There are several types of foundations, including family foundations, corporate foundations and community foundations. Community foundations are public charities established in communities throughout the world (there are about 700 in the U.S.) to support community efforts. Frequently, these community foundations have both funds to be used at the discretion of the board of directors and other, specialized funds established by individuals, families, businesses, and nonprofit groups at these foundations into which they contribute a variety of assets (cash and stock being among the most popular). These assets are invested and grow over time. While there are many different kinds of funds that can be established, among the most popular are donor-advised funds. These enable those who established them to contribute assets into the funds at any time, and then they can recommend that grants be made from the fund to qualified nonprofit groups in any amount and at any time in the future—anywhere in the world. Community foundations also work with people to help them implement charitable giving as part of their estate plans—e.g. through a bequest. A charitable foundation is a nonprofit corporation or trust with a principal purpose of making grants to unrelated organizations or institutions or to individuals for scientific, educational, cultural, religious, or other charitable purposes. Most such foundations issue grants from investment proceeds of a permanent endowment, like a university's permanent endowment; a minority of foundations are set up to "spend down" the endowment itself, meaning they cease to exist after a certain number of years of grantmaking.

The two most famous philanthropists of the Gilded Age pioneered the sort of large-scale private philanthropy of which permanent charitable foundations are a modern pillar: John D. Rockefeller and Andrew Carnegie. The businessmen each accumulated private wealth at a scale previously unknown outside of royalty, and each in their later years decided to give much of it away. Carnegie gave away the bulk of his fortune in the form of one-time gifts to build libraries and museums. Rockefeller followed suit (notably building the University of Chicago), but then gave nearly half of his fortune to create the Rockefeller Foundation. By far the largest private permanent endowment for charitable giving created to that time, the Rockefeller Foundation was the first to became a widely understood example of the species: a standing charitable grant-making entity outside of direct control by any level of government. The Breakers, a gilded-age mansion in Newport, Rhode Island. ... John Davison Rockefeller, Sr. ... Andrew Carnegie (November 25, 1835 – August 11, 1919) was a Scottish-American industrialist, businessman, a major and widely respected philanthropist, and the founder of the Carnegie Steel Company which later became U.S. Steel. ... The University of Chicago is an elite private university located principally in the Hyde Park neighborhood of Chicago. ... The Rockefeller Foundation (RF) is a prominent philanthropic organization based at 420 Fifth Avenue, New York City. ...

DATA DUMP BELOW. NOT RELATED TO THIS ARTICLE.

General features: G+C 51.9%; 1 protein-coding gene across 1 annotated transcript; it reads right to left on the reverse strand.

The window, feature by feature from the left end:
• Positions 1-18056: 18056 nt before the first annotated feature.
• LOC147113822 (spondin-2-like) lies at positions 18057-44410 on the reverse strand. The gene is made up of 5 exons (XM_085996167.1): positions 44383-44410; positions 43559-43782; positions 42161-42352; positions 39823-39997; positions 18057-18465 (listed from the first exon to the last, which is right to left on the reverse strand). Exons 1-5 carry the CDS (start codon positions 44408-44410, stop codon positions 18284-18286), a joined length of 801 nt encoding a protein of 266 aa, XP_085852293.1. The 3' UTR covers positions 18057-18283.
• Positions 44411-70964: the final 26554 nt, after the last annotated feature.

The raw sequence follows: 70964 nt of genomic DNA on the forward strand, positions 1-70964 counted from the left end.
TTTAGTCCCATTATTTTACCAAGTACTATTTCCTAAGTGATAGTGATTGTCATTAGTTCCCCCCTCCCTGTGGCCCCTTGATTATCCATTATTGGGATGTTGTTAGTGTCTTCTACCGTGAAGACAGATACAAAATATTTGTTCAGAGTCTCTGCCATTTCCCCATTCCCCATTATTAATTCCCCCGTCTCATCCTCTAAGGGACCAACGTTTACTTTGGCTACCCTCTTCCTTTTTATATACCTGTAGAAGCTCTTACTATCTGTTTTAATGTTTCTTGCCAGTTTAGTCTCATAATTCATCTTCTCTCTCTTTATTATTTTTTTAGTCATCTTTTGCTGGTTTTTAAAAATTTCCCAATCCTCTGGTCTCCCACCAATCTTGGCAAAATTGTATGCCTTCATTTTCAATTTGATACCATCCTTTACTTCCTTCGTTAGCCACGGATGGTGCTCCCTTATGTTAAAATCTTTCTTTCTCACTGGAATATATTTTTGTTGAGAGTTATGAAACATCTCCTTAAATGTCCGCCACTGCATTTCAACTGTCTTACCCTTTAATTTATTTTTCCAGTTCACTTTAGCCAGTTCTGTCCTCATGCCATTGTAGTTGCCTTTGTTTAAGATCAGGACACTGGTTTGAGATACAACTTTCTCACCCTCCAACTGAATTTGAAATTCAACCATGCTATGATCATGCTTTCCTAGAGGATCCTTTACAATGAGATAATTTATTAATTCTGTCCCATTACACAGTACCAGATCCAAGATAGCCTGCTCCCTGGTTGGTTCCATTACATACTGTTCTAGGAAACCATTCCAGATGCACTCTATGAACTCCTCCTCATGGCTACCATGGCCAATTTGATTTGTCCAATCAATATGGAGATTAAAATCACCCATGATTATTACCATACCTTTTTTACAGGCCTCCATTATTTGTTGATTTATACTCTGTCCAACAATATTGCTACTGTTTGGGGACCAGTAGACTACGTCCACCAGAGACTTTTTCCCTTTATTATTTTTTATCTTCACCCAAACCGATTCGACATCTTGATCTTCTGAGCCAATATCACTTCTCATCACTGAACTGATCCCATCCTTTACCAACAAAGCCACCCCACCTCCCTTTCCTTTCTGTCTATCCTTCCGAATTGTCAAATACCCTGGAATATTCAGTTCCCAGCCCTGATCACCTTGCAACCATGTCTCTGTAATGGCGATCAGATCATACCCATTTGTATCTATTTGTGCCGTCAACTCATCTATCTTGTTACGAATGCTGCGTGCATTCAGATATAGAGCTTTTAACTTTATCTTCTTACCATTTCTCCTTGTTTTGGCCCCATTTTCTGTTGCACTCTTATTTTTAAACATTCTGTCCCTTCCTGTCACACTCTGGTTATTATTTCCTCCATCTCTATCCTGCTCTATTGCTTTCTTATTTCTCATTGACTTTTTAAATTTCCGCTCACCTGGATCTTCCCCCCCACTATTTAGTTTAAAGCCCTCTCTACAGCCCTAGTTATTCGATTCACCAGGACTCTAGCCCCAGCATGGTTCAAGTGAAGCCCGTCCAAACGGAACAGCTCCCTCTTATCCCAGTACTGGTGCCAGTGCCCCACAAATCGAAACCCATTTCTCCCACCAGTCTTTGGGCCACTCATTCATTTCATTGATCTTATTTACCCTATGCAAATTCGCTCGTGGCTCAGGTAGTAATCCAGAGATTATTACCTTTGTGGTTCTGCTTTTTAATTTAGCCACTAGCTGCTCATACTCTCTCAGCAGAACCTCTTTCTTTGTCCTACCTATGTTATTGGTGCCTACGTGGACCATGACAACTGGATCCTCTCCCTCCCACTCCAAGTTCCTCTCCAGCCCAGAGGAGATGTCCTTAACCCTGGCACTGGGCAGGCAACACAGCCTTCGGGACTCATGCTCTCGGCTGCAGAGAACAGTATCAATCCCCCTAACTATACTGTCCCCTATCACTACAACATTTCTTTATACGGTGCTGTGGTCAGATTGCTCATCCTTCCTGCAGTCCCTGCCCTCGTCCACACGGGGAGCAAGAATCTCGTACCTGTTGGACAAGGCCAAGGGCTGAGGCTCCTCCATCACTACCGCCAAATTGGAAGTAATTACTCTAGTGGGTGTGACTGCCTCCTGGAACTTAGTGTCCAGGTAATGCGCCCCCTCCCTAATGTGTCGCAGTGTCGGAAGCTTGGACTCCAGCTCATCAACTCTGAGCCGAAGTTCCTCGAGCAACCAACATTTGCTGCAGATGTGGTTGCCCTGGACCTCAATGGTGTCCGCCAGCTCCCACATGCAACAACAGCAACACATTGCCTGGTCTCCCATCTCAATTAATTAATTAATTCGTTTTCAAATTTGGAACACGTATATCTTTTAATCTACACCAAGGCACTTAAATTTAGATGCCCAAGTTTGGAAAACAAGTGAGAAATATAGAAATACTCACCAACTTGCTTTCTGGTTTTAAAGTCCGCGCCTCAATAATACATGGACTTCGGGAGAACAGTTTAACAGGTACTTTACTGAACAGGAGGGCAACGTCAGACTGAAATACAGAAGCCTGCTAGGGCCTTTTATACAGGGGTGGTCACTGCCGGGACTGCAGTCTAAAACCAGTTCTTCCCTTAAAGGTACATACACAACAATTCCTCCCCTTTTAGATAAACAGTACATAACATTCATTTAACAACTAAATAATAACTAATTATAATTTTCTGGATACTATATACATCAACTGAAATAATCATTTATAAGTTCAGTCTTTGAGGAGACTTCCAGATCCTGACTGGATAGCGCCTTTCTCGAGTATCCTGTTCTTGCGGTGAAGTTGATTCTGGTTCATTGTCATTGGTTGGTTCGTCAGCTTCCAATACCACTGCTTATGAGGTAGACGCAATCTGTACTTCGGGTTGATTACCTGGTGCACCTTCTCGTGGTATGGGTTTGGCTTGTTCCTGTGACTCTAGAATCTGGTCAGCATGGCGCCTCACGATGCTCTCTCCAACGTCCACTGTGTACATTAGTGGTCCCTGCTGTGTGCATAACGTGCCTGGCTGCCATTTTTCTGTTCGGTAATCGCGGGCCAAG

Types of U.S. foundations

While several types of foundations exist, the two most common are private foundations and community foundations. Both are independent nonprofit corporations governed by a board of directors, and both types make grants from a permanent invested endowment. Community foundations are focused on specific geographic areas (most often a given city), and typically have smaller endowments of their own but also manage donor-directed funds that are restricted to specific individual causes or issues. Most of the familiar large foundations such as Rockefeller or the Bill and Melinda Gates Foundation are private foundations. The Bill & Melinda Gates Foundation is the worlds largest charitable foundation. ...

A family foundation is a type of private foundation where the board of directors is entirely or mostly made up of the extended family of the founder(s). Some family foundations eventually transition to being freestanding self-perpetuating private institutions not controlled by a single family. Perhaps the most-famous example is the Ford Foundation. Outsiders often erroneously believe that a family foundation can somehow be wrested away from the family's control; in fact, such transitions are always the result of an explicit decision by the controlling family (either when they created the institution in the first place, or later). The Ford Foundation is a charitable foundation based in New York City created to fund programs that promote democracy, reduce poverty, promote international understanding, and advance human achievement. ...

U.S. foundation reforms